What if I told you that God put 42 muscles into your face because he delights in your delight? When we talk to one another face to face, we use muscles and make expressions which have nothing to do with our survival. They have everything to do with our joy.

Those muscles have meaning. They didn’t just evolve and survive the meat grinder. They have been there all along. They are characteristic of being human. They make us uniquely suited for community. They make us not just a community of minds, but a community of bodies. 

All of this also means that faces are forever. If having faces means anything, it means that we are not going to evolve away from having faces. Your face is an integral part of who you are. When you fully communicate yourself to others, you are not just projecting bodiless thoughts. But your very skin and muscles are an inseparable part of communicating yourself. That’s not going to change with time.

Knowing all this, we know ourselves better. Human beings are not just minds haphazardly encased in randomized bodies. Your face is an integral part of who you are; without it, you cannot fully communicate yourself to others. What is more, it’s not just your face that is integral to who you are, so is your entire body. 

This observation is a corrective to one of the strangest phenomena of our day. Among those encumbered by an evolutionary worldview there are many who are estranged from their own body. They drive a wedge between the mind and the body, as though these are not only separable from one another, but at war with one another.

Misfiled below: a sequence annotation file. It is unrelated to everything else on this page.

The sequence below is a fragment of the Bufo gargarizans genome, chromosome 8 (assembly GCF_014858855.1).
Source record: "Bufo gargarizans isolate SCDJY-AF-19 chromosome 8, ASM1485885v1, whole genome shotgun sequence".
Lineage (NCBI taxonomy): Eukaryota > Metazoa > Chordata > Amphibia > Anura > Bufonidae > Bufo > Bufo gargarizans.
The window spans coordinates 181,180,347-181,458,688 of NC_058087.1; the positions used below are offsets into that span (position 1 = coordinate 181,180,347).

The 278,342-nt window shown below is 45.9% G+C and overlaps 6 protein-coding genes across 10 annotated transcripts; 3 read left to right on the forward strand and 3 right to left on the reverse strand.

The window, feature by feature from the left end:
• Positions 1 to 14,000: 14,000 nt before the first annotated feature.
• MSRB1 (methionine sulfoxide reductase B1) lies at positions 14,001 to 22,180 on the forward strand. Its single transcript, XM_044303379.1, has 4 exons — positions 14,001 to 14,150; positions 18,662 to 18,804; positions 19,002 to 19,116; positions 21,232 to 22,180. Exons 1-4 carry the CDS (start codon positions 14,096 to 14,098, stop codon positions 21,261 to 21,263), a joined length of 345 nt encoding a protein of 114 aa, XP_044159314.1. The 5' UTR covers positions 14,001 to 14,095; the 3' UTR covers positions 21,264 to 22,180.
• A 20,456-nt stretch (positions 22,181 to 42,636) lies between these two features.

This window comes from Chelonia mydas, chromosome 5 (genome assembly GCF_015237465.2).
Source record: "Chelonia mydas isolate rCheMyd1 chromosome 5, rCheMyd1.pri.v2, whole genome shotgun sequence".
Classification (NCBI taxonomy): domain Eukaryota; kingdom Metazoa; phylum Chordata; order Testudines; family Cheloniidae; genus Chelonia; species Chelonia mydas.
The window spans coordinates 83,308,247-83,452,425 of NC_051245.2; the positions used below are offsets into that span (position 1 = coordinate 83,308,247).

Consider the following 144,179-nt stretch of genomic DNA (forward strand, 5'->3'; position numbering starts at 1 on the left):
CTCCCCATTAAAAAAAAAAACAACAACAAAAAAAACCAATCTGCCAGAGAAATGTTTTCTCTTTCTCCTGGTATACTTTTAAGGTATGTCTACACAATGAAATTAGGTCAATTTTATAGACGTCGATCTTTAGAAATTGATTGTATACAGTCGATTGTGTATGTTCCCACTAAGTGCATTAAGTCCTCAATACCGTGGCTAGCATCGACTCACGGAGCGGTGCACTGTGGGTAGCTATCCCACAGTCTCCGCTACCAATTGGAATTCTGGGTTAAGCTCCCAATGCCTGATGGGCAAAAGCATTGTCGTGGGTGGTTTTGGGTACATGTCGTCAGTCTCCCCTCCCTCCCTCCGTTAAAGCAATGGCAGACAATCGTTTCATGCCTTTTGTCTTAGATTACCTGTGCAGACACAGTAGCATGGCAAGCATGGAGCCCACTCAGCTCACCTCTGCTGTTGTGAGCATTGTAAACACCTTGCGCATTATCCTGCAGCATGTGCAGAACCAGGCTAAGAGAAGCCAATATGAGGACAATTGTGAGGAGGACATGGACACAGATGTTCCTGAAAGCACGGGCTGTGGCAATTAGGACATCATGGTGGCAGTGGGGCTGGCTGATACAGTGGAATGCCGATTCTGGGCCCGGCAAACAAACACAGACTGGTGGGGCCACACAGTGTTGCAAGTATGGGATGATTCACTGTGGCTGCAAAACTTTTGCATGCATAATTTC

That’s tragic and it leads to much suffering and death. This suffering and death is both self-inflicted and inflicted on others. Whenever human beings have come to think that certain bodies don’t matter, they have done the most terrible things to those bodies — and therefore, to those people.

Such a tragic worldview cannot arise in a mind that reflects on its own face. If your face is an integral part of who you are, so is the rest of your body. And who you are is not a tragedy, but an exuberant and joyful work of God.

One of the great ironies of our day is the phenomenon called “Facebook.” There in cyberspace 2.6 billion people are trying to communicate without using their faces. Through a flurry of fingers on the keyboard, people try to communicate more and more content to more and more “friends.” 

Has this project improved the human race? I think not. It has not helped to unify us, but only to polarize. It has not helped us to love one another, but it sure adds to the hate. It has not enhanced the discussion of the most important things but made such discussion nearly impossible. In short, it has created far more enemies than friends.

You are not just a mind with a bundle of thoughts. You are a person — body and soul. The very concept of “person” came from the Greek word for “face.” The most important things that you will ever do in your life involve your body. 

So, don’t sell it short. Let’s spend more time using our faces again. It’s one of your most God-like features. It enables you to spread joy and love that is not necessary for your survival. It is totally exuberant and unnecessary. It is what makes life worth living, and what makes you most fully human.

Jonathan Lange is an LCMS pastor in Evanston and Kemmerer and serves the Wyoming Pastors Network. He can be reached at [email protected] Follow his blog at OnlyHuman-JL.blogspot.com.